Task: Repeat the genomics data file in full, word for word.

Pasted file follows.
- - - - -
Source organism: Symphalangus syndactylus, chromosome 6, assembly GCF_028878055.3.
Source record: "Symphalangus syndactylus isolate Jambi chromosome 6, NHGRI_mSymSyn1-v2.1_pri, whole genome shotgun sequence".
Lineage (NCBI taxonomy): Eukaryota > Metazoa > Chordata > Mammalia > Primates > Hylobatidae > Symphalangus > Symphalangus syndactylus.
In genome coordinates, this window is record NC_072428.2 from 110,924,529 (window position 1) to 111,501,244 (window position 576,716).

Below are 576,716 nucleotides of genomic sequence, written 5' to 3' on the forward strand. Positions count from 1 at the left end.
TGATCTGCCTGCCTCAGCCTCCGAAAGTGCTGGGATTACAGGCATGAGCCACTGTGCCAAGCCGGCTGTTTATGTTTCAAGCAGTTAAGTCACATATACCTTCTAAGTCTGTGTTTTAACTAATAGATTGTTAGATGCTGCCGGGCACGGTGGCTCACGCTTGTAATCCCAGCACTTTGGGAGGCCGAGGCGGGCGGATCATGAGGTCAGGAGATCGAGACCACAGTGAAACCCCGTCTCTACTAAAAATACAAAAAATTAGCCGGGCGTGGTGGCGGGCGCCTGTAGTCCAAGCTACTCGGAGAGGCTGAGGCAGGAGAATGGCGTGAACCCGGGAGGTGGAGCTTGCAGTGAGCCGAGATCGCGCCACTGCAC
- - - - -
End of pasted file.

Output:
Source organism: Symphalangus syndactylus, chromosome 6, assembly GCF_028878055.3.
Source record: "Symphalangus syndactylus isolate Jambi chromosome 6, NHGRI_mSymSyn1-v2.1_pri, whole genome shotgun sequence".
Lineage (NCBI taxonomy): Eukaryota > Metazoa > Chordata > Mammalia > Primates > Hylobatidae > Symphalangus > Symphalangus syndactylus.
In genome coordinates, this window is record NC_072428.2 from 110,924,529 (window position 1) to 111,501,244 (window position 576,716).

Below are 576,716 nucleotides of genomic sequence, written 5' to 3' on the forward strand. Positions count from 1 at the left end.
TGATCTGCCTGCCTCAGCCTCCGAAAGTGCTGGGATTACAGGCATGAGCCACTGTGCCAAGCCGGCTGTTTATGTTTCAAGCAGTTAAGTCACATATACCTTCTAAGTCTGTGTTTTAACTAATAGATTGTTAGATGCTGCCGGGCACGGTGGCTCACGCTTGTAATCCCAGCACTTTGGGAGGCCGAGGCGGGCGGATCATGAGGTCAGGAGATCGAGACCACAGTGAAACCCCGTCTCTACTAAAAATACAAAAAATTAGCCGGGCGTGGTGGCGGGCGCCTGTAGTCCAAGCTACTCGGAGAGGCTGAGGCAGGAGAATGGCGTGAACCCGGGAGGTGGAGCTTGCAGTGAGCCGAGATCGCGCCACTGCAC